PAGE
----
Article Published: Thursday, June 10, 2004 - 6:28:57 PM PST
Below-market housing a failure
By James Nash
Staff Writer
Southern California cities that require developers to set aside part of
their projects as affordable housing -- as Los Angeles is considering --
have experienced higher housing prices and decreased construction of
low-income housing, a Libertarian think tank reported Thursday.
The Los Angeles-based Reason Foundation concluded that so-called
inclusionary zoning ordinances have backfired in 13 Southern California
cities where the laws were enacted to force developers to build more
below-market housing.
Each of the 13 cities saw housing construction decrease after adopting the
zoning laws, the foundation reported. And the cost of new homes jumped
$33,000 to $66,000 to compensate for discounts on the mandated below-market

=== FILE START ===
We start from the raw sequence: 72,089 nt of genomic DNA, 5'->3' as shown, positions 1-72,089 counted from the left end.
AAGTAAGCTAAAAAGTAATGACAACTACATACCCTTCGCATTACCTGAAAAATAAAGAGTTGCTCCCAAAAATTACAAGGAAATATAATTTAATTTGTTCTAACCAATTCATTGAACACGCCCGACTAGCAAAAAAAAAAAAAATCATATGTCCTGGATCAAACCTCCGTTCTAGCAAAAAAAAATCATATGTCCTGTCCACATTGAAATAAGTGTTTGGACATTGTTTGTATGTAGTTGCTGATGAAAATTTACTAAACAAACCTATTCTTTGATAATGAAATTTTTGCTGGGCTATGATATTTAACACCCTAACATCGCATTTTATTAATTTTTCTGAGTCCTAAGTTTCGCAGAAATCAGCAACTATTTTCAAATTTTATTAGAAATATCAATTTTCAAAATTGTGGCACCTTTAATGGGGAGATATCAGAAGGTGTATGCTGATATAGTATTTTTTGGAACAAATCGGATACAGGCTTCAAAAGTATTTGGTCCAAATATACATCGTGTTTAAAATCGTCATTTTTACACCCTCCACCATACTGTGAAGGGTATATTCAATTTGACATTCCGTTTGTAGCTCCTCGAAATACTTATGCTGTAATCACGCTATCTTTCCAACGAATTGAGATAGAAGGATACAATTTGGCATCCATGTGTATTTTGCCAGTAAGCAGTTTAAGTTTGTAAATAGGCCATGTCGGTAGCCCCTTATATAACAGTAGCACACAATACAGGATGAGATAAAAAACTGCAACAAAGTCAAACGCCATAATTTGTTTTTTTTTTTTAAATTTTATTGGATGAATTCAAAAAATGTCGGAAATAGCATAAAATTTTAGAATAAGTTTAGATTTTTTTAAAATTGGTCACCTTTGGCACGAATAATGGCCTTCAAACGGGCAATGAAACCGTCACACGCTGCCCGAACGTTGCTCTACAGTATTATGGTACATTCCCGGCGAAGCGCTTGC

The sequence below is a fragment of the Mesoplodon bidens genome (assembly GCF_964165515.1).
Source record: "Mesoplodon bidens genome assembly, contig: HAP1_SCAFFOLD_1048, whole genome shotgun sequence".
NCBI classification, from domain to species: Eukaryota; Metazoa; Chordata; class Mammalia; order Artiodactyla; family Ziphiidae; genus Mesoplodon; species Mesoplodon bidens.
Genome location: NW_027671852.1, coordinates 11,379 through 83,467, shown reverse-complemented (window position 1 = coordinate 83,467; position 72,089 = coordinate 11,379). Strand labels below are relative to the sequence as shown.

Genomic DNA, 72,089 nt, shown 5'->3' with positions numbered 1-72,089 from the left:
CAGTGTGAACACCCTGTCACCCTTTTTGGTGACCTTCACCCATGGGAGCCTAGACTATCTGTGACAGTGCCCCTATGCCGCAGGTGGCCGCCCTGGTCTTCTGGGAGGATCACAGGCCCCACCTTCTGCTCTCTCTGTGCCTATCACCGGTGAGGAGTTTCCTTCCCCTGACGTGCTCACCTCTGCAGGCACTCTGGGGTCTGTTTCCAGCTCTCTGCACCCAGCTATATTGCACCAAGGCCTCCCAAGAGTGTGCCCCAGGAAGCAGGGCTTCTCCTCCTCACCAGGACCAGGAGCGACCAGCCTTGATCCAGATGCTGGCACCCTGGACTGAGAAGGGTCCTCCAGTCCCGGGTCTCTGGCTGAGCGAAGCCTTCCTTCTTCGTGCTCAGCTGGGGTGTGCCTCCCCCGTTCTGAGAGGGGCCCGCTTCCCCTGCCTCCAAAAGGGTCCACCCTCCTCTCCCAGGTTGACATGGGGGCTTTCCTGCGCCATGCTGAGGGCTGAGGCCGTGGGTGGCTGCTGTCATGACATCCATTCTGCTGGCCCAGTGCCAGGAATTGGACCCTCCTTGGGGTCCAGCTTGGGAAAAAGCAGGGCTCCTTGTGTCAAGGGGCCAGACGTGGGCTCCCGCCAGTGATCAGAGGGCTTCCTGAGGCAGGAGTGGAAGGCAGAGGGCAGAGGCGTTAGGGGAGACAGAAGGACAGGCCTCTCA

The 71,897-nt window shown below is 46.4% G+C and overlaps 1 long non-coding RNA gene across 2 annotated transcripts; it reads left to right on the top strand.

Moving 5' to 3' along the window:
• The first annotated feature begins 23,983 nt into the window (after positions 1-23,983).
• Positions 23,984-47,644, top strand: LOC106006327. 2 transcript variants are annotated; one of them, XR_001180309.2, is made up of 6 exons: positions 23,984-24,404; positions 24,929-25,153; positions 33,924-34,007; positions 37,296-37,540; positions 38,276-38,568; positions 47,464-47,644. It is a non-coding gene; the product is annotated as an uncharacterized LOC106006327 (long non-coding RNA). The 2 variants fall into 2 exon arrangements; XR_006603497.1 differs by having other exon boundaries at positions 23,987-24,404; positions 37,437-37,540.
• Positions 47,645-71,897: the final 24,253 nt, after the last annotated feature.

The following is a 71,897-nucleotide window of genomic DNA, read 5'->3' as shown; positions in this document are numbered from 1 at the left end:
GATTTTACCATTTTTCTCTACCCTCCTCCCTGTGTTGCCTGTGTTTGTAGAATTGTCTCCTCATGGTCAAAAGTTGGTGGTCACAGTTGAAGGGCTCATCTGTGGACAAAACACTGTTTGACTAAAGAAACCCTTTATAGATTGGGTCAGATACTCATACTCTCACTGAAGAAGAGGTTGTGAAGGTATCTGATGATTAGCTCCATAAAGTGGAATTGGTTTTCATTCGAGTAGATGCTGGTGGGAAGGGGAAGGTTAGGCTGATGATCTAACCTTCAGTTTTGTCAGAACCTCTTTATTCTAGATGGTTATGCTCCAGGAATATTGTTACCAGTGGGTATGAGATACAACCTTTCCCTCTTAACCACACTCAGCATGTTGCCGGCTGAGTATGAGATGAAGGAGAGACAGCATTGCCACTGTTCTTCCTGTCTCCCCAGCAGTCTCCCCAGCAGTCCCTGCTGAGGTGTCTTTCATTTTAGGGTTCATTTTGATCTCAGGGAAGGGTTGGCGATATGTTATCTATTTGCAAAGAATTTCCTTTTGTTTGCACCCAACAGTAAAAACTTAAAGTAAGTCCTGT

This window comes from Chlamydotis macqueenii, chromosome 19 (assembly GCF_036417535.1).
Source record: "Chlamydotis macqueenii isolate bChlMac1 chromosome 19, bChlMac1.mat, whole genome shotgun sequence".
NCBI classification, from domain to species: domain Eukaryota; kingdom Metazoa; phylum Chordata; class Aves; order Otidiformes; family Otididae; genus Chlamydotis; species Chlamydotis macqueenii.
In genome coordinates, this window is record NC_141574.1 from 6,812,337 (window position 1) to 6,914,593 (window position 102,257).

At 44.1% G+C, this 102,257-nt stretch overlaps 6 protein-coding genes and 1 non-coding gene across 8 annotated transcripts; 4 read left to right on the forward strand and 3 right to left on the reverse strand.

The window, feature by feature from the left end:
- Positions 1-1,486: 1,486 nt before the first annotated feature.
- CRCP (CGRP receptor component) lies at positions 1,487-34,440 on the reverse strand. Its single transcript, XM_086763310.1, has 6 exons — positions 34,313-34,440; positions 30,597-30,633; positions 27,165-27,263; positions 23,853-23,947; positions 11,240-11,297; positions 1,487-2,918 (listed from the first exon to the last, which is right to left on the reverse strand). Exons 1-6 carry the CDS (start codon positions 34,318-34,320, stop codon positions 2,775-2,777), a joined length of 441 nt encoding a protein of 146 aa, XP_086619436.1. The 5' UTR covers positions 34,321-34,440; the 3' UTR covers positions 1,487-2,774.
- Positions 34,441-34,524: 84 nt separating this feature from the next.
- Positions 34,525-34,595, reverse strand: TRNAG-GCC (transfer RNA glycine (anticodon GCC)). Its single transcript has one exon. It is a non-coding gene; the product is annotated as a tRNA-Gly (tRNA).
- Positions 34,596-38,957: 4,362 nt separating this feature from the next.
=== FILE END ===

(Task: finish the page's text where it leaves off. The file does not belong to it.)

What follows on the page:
The cities' experiences should serve as a cautionary tale for Los Angeles
officials, who are considering whether to require developers to include
units for people of low and moderate incomes in nearly all projects, said
foundation Vice President Adrian Moore.
"The number of affordable homes that were built actually went down, rather
perversely," Moore said of the other cities his foundation studied. "It's a
lose-lose on every front."
Los Angeles City Council members Ed Reyes and Eric Garcetti, who have
championed the inclusionary zoning proposal under consideration, said the
Reason Foundation's libertarian philosophy likely skewed the results.
Garcetti said the Reason Foundation looked only at homes for sale, not
rental properties. Reyes said the foundation looked at inclusionary zoning
in isolation, whereas city officials are considering it as part of a package
of measures to enlarge the city's stock of affordable properties.
"From my perspective, inclusionary zoning alone is not the answer," Reyes
said. "The question for me is, how do we shape an inclusionary zoning policy
in the context of everything else we're doing."